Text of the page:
My partner and I read David Sedaris’ new collection of essays, Calypso (2018), together, like total lesbians. I held the book; she made slight nods when it was time to turn the page.

For fun, I read When Katie Met Cassidy (2018), a novel love story, swooning around modern day NYC by Camille Perri.

And I’ve just started Against Memoir: Complaints, Confessions, and Criticisms (2018) by Michelle Tea, whose perfect punk pitch of love and fight promises to help get me through July 4th this year.

Seeing this list–all together here–suddenly feels remarkable. These books represent such a spectrum of age, class, gender, and queerness; where they call home, spreading from North Carolina to LA, Brooklyn to New Mexico; their work exhibiting a variety of fineness. But also. For as fantastically diverse as they are in some respects, they are predominantly white authors writing about white characters or about white subjects.

My books are not usually so white. This is something I’m super intentional about. I read non-fiction (pretty much non-stop) because I’m interested in people and history. I deeply appreciate all of these books–adore that these stories are being shared–but it’s also true that there are so, so, so, so many stories yet to be supported into books.

The Feminist Press is hosting their Louise Meriwether First Book Prize for a debut work by a woman or non-binary author of color. Today is the last day to submit a manuscript. If you’re waiting for a sign, an omen, a flapping flag of some sort, may this be it.

The Betsy Hotel in South Beach, Miami is a bookish place. They have a library. Each room holds unique stacks. Bookshelves line the hallways.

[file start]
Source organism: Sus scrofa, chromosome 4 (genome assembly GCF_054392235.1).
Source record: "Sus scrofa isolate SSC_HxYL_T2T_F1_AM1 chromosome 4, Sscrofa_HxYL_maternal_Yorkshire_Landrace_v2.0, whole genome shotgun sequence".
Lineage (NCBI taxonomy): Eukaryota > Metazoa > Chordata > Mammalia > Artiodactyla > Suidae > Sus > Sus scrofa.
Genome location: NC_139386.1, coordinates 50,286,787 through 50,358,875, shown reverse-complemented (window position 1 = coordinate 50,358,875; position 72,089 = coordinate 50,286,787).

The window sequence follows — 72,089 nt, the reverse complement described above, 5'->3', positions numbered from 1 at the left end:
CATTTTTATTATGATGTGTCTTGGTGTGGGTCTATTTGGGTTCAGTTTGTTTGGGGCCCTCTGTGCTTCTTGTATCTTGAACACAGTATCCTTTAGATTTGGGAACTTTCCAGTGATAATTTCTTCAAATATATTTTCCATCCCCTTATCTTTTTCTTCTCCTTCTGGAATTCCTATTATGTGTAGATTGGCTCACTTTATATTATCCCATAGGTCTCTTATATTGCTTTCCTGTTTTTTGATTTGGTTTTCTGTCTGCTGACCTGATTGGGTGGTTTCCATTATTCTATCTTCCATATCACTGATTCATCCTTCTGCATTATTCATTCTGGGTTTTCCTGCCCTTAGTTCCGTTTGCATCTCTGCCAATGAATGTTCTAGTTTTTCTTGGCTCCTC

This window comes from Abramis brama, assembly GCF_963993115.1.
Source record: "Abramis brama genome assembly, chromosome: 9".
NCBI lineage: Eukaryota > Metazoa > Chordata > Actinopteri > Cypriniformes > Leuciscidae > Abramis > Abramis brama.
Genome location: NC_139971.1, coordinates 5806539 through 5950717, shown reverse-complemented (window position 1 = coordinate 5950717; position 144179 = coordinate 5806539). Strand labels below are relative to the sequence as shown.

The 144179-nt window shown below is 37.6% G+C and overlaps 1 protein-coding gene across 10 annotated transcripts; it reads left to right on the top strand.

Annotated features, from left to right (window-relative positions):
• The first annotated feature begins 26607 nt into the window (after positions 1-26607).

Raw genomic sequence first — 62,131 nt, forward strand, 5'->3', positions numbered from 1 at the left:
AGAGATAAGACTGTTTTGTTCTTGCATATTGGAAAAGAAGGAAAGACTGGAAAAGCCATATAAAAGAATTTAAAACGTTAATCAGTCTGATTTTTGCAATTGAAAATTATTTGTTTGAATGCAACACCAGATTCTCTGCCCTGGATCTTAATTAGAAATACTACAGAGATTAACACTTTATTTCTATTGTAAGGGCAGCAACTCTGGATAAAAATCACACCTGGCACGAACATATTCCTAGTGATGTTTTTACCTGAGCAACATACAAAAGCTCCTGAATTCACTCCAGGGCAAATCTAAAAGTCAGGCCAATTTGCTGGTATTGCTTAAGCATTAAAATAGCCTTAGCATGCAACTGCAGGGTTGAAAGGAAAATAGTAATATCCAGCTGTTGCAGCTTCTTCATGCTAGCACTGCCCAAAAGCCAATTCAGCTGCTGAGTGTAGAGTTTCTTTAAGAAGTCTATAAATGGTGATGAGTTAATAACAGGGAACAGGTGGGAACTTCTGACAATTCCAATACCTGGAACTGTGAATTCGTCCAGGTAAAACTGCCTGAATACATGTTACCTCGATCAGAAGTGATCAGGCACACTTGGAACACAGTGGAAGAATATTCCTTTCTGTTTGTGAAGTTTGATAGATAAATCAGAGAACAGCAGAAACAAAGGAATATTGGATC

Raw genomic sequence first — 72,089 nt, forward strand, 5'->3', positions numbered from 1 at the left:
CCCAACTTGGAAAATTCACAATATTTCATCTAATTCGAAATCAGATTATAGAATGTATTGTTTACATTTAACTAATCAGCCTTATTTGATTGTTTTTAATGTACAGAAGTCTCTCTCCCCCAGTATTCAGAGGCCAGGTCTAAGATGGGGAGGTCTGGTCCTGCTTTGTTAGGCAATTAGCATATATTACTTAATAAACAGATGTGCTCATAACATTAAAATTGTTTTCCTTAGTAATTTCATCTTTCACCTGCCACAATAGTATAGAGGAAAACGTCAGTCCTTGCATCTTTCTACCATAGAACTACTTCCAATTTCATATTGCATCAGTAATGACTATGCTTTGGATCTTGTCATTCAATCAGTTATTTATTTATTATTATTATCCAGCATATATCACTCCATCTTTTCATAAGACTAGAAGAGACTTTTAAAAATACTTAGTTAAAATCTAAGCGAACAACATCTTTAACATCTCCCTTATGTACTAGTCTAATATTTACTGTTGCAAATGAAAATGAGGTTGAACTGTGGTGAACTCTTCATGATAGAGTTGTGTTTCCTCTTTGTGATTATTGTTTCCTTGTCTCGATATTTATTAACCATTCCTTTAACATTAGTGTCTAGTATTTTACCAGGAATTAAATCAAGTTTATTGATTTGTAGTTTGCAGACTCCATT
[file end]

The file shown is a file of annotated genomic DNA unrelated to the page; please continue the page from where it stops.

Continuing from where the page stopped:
On my way to the pool, a paperback, the color of a sand dune, caught my eye: O’Keeffe: The Life of an American Legend by Jeffrey Hogrefe. On the cover of this 1993 edition, Georgia O’Keeffe appears as ancient as the desert. She’s nearly blind, I’d learn.

Flipping, I discovered O’Keeffe made pottery. Late in life, when her eyesight failed and she could no longer paint, she worked in clay.

OK PotteryAt age 71, O’Keeffe learned to throw pottery from her assistant and companion, Juan Hamilton.

“O’Keeffe loved holding wet clay in her hands and then running her fingers over the walls of the finished products” the biographer wrote.

Ever the perfectionist, O’Keeffe was disappointed that her work was not as “fine as Hamilton’s smooth-walled vessels.”

Hamilton could make the clay “speak” O’Keeffe said and called him “one of our great talents,” Hogrefe shared.

I was taken with the story of these two artists. She followed his hands in clay; he created ceramics and sculpture inspired by shapes from her paintings.

dan-budnik-georgia-okeeffe-at-the-ghost-ranch-with-pots-by-juan-hamilton

Georgia O’Keeffe with pots by Juan Hamilton by Dan Budnik

While I’m prone to picking up books in hotels, I rarely finished them. But this one was different. I needed to read the full story of art being passed along. I offered to buy the book — the hotel has a partnership with the local, independently-owned Books & Books — but the concierge gifted it to me.

“We believe in supporting writing,” he said and mentioned their residency program.

The Betsy Hotel hosts a dedicated Writer’s Room for authors to come and write for a few days. Applications were opening soon.

“Did you know the owner’s father was writer?” he continued. His desk is in the Writing Room.

“Take a look at our website,” he encouraged. “Apply.”